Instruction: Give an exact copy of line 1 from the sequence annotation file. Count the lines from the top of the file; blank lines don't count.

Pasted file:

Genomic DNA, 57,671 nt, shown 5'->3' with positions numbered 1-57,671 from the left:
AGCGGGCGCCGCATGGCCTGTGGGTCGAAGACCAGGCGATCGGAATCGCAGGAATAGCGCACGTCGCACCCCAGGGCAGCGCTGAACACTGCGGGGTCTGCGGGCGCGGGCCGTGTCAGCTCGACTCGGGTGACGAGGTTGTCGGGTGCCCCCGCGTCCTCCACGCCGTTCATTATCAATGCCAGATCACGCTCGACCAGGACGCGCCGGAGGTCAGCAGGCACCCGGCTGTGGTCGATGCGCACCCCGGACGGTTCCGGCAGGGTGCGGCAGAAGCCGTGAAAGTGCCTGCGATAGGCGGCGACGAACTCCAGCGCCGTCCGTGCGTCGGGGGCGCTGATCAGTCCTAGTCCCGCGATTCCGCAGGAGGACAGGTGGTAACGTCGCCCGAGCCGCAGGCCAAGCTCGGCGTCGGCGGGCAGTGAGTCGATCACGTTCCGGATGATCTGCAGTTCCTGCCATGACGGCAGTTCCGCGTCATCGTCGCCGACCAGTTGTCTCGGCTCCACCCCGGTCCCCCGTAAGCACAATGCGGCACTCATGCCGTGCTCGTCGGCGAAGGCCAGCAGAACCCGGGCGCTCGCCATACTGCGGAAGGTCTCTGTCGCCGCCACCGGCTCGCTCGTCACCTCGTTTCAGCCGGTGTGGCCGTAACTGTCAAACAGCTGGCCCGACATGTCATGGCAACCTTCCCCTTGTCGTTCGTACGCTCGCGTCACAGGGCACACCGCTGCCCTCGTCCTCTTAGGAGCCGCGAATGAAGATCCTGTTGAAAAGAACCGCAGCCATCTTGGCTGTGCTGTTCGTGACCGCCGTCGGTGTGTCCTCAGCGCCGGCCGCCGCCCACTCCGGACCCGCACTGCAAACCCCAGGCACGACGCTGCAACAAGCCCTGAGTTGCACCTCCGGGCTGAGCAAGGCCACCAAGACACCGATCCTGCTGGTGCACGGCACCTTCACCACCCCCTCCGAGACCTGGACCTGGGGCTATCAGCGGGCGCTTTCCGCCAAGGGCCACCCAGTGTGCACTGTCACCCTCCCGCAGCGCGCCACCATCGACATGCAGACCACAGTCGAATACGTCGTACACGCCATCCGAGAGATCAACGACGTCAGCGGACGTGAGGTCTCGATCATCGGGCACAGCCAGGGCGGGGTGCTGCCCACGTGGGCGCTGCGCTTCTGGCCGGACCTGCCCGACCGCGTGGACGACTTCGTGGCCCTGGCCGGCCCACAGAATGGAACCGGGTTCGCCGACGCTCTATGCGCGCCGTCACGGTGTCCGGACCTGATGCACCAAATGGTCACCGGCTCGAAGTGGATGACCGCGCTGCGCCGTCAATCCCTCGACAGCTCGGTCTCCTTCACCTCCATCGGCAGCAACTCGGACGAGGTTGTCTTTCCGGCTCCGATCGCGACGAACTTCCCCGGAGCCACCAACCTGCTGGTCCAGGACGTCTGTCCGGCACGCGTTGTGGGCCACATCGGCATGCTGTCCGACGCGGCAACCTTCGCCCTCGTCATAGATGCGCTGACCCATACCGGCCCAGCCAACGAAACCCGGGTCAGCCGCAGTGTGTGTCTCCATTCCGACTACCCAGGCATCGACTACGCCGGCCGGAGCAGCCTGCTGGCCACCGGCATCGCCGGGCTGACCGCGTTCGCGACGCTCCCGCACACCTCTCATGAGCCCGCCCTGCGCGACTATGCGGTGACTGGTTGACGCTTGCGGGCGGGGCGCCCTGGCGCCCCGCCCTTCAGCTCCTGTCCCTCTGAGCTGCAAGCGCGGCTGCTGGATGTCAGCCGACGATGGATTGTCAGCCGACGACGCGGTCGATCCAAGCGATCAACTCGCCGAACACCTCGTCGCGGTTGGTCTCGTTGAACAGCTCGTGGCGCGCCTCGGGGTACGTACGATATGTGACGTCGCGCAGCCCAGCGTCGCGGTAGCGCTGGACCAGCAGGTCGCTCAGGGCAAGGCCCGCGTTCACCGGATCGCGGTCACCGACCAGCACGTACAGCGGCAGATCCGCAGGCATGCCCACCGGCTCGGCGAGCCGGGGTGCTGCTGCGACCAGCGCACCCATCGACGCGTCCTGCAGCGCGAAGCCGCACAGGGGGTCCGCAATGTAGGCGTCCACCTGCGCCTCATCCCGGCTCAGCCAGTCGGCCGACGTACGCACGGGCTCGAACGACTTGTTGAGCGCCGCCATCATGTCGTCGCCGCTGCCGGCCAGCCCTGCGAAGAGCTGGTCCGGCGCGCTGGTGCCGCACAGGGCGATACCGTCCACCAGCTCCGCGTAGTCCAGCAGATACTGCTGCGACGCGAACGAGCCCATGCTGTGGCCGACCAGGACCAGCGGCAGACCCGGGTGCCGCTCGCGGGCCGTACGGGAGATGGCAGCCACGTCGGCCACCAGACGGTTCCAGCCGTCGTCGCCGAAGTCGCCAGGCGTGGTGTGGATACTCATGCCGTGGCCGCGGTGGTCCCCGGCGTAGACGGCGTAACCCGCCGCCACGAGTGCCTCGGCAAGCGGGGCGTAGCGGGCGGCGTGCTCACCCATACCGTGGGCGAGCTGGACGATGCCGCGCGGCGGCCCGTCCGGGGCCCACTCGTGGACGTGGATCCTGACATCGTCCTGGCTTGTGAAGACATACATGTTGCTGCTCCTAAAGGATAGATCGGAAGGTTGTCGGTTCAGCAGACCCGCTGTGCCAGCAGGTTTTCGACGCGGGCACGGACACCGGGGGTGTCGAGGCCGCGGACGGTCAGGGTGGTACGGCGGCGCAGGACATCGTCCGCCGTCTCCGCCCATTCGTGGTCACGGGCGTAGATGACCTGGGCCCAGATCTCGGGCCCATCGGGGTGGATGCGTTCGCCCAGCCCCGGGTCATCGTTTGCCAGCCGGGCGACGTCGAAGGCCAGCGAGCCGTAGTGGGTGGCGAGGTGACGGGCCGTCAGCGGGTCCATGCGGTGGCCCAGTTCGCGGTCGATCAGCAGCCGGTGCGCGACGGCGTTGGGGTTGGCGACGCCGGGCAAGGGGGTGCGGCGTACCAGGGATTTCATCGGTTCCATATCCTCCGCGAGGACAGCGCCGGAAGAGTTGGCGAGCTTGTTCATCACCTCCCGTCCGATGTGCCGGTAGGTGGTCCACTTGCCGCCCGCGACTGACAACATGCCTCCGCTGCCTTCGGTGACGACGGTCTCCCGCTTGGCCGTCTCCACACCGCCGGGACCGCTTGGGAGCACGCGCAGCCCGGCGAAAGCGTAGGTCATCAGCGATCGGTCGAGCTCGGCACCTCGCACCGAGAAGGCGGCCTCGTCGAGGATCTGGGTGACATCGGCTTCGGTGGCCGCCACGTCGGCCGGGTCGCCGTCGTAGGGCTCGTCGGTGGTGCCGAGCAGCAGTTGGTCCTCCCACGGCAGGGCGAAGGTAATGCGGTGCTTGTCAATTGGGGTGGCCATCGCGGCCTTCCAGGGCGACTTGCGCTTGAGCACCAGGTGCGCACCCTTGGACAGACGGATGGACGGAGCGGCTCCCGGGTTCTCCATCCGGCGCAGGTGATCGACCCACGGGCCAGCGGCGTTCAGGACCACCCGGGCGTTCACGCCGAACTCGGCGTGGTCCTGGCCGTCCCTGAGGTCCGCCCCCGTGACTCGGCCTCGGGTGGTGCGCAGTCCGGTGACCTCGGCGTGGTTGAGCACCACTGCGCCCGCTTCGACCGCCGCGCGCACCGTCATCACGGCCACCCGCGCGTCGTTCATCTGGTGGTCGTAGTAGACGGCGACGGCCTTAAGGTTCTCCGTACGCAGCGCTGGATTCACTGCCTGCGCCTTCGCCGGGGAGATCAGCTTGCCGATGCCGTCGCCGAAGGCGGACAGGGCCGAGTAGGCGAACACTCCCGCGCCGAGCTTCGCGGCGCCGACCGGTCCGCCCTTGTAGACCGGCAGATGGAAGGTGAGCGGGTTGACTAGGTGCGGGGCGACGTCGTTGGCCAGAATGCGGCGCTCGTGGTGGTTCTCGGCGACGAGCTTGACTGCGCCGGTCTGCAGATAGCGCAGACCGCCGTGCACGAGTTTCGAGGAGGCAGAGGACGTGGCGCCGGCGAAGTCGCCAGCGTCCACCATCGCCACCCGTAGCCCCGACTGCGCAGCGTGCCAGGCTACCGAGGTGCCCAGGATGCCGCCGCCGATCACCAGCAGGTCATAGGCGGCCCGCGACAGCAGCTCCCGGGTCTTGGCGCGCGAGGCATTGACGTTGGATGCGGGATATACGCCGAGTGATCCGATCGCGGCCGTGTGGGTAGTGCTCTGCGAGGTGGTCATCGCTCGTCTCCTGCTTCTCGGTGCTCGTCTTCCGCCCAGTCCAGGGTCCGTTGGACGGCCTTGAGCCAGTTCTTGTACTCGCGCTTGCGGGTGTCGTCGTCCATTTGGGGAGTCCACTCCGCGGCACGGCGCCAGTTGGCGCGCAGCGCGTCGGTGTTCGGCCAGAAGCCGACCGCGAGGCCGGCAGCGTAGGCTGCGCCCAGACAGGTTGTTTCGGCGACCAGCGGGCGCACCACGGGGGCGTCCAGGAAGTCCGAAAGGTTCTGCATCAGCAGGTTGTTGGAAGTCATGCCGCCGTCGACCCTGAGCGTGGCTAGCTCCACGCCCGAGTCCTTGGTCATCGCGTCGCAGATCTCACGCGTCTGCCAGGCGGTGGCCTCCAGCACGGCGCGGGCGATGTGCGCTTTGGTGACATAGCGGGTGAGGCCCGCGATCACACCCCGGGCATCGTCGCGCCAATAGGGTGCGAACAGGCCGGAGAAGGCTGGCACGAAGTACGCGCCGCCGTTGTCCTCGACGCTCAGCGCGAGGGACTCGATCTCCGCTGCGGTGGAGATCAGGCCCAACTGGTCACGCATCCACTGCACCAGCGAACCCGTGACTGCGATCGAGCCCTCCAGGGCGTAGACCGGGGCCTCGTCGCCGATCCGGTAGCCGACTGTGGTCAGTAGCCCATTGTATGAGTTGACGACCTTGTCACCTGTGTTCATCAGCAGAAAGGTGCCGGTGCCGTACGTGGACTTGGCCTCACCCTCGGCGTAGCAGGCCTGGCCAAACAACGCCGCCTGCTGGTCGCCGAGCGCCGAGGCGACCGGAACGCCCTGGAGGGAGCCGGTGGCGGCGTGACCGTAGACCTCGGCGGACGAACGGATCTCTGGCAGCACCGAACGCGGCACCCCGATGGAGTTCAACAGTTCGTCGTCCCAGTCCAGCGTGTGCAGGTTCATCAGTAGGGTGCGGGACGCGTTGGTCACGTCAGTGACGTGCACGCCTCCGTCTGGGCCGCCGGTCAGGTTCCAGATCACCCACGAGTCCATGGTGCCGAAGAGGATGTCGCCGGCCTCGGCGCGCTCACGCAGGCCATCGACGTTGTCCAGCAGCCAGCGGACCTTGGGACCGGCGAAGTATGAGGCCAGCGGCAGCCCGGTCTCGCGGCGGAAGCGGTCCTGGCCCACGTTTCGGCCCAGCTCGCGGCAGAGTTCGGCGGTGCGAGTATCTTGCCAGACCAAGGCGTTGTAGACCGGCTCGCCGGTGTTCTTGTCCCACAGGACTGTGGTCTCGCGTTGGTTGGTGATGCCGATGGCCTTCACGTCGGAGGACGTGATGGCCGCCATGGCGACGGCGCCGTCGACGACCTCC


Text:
Genomic DNA, 57,671 nt, shown 5'->3' with positions numbered 1-57,671 from the left: